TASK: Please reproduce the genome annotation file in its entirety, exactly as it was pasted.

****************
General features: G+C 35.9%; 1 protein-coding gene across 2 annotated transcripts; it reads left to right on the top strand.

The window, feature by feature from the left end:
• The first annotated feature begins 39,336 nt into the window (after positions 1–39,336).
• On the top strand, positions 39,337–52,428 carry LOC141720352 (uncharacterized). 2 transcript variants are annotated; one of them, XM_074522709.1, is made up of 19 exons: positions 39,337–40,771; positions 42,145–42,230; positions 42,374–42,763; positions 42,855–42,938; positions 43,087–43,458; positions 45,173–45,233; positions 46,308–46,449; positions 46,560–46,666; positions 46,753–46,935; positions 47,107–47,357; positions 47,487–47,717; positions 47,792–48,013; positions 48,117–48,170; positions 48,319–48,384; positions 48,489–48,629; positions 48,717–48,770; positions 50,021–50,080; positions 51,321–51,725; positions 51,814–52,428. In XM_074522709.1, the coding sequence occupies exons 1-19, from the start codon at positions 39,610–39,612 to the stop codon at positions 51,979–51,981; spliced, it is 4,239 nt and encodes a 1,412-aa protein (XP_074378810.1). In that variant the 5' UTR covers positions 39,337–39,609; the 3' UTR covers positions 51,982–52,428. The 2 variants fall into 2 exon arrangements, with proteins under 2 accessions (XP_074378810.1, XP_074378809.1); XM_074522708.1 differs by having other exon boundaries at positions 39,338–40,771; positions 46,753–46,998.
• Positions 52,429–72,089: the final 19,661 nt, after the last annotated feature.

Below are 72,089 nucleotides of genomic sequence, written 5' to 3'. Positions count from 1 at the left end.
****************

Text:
General features: G+C 35.9%; 1 protein-coding gene across 2 annotated transcripts; it reads left to right on the top strand.

The window, feature by feature from the left end:
• The first annotated feature begins 39,336 nt into the window (after positions 1–39,336).
• On the top strand, positions 39,337–52,428 carry LOC141720352 (uncharacterized). 2 transcript variants are annotated; one of them, XM_074522709.1, is made up of 19 exons: positions 39,337–40,771; positions 42,145–42,230; positions 42,374–42,763; positions 42,855–42,938; positions 43,087–43,458; positions 45,173–45,233; positions 46,308–46,449; positions 46,560–46,666; positions 46,753–46,935; positions 47,107–47,357; positions 47,487–47,717; positions 47,792–48,013; positions 48,117–48,170; positions 48,319–48,384; positions 48,489–48,629; positions 48,717–48,770; positions 50,021–50,080; positions 51,321–51,725; positions 51,814–52,428. In XM_074522709.1, the coding sequence occupies exons 1-19, from the start codon at positions 39,610–39,612 to the stop codon at positions 51,979–51,981; spliced, it is 4,239 nt and encodes a 1,412-aa protein (XP_074378810.1). In that variant the 5' UTR covers positions 39,337–39,609; the 3' UTR covers positions 51,982–52,428. The 2 variants fall into 2 exon arrangements, with proteins under 2 accessions (XP_074378810.1, XP_074378809.1); XM_074522708.1 differs by having other exon boundaries at positions 39,338–40,771; positions 46,753–46,998.
• Positions 52,429–72,089: the final 19,661 nt, after the last annotated feature.

Below are 72,089 nucleotides of genomic sequence, written 5' to 3'. Positions count from 1 at the left end.